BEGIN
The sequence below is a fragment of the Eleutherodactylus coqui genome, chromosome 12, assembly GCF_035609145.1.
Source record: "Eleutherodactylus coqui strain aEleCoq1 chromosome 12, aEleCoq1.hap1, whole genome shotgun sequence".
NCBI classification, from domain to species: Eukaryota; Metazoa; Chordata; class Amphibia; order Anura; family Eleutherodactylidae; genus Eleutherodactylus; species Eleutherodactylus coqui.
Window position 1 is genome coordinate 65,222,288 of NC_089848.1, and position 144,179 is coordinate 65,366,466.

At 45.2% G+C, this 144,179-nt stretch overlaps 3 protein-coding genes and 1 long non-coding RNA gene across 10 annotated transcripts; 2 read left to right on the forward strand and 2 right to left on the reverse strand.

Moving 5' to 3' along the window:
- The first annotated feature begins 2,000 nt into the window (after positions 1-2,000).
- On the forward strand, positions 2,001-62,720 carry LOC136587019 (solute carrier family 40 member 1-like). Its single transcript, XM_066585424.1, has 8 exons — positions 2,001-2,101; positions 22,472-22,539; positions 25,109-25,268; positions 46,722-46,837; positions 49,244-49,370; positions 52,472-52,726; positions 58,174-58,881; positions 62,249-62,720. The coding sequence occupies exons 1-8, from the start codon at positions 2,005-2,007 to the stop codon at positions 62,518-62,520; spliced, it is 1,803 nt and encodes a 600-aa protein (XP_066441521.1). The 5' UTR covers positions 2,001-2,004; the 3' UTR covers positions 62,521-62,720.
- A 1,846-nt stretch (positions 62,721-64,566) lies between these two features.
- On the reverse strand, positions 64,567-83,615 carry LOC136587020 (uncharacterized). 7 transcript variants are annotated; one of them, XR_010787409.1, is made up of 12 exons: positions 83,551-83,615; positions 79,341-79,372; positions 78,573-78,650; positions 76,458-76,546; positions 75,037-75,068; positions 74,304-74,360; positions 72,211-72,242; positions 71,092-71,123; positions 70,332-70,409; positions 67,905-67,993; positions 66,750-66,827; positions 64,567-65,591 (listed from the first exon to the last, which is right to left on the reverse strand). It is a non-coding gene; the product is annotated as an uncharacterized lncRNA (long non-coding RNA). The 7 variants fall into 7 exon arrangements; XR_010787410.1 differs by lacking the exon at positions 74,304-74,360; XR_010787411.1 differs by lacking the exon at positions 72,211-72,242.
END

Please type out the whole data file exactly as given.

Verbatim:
The sequence below is a fragment of the Eleutherodactylus coqui genome, chromosome 12, assembly GCF_035609145.1.
Source record: "Eleutherodactylus coqui strain aEleCoq1 chromosome 12, aEleCoq1.hap1, whole genome shotgun sequence".
NCBI classification, from domain to species: Eukaryota; Metazoa; Chordata; class Amphibia; order Anura; family Eleutherodactylidae; genus Eleutherodactylus; species Eleutherodactylus coqui.
Window position 1 is genome coordinate 65,222,288 of NC_089848.1, and position 144,179 is coordinate 65,366,466.

At 45.2% G+C, this 144,179-nt stretch overlaps 3 protein-coding genes and 1 long non-coding RNA gene across 10 annotated transcripts; 2 read left to right on the forward strand and 2 right to left on the reverse strand.

Moving 5' to 3' along the window:
- The first annotated feature begins 2,000 nt into the window (after positions 1-2,000).
- On the forward strand, positions 2,001-62,720 carry LOC136587019 (solute carrier family 40 member 1-like). Its single transcript, XM_066585424.1, has 8 exons — positions 2,001-2,101; positions 22,472-22,539; positions 25,109-25,268; positions 46,722-46,837; positions 49,244-49,370; positions 52,472-52,726; positions 58,174-58,881; positions 62,249-62,720. The coding sequence occupies exons 1-8, from the start codon at positions 2,005-2,007 to the stop codon at positions 62,518-62,520; spliced, it is 1,803 nt and encodes a 600-aa protein (XP_066441521.1). The 5' UTR covers positions 2,001-2,004; the 3' UTR covers positions 62,521-62,720.
- A 1,846-nt stretch (positions 62,721-64,566) lies between these two features.
- On the reverse strand, positions 64,567-83,615 carry LOC136587020 (uncharacterized). 7 transcript variants are annotated; one of them, XR_010787409.1, is made up of 12 exons: positions 83,551-83,615; positions 79,341-79,372; positions 78,573-78,650; positions 76,458-76,546; positions 75,037-75,068; positions 74,304-74,360; positions 72,211-72,242; positions 71,092-71,123; positions 70,332-70,409; positions 67,905-67,993; positions 66,750-66,827; positions 64,567-65,591 (listed from the first exon to the last, which is right to left on the reverse strand). It is a non-coding gene; the product is annotated as an uncharacterized lncRNA (long non-coding RNA). The 7 variants fall into 7 exon arrangements; XR_010787410.1 differs by lacking the exon at positions 74,304-74,360; XR_010787411.1 differs by lacking the exon at positions 72,211-72,242.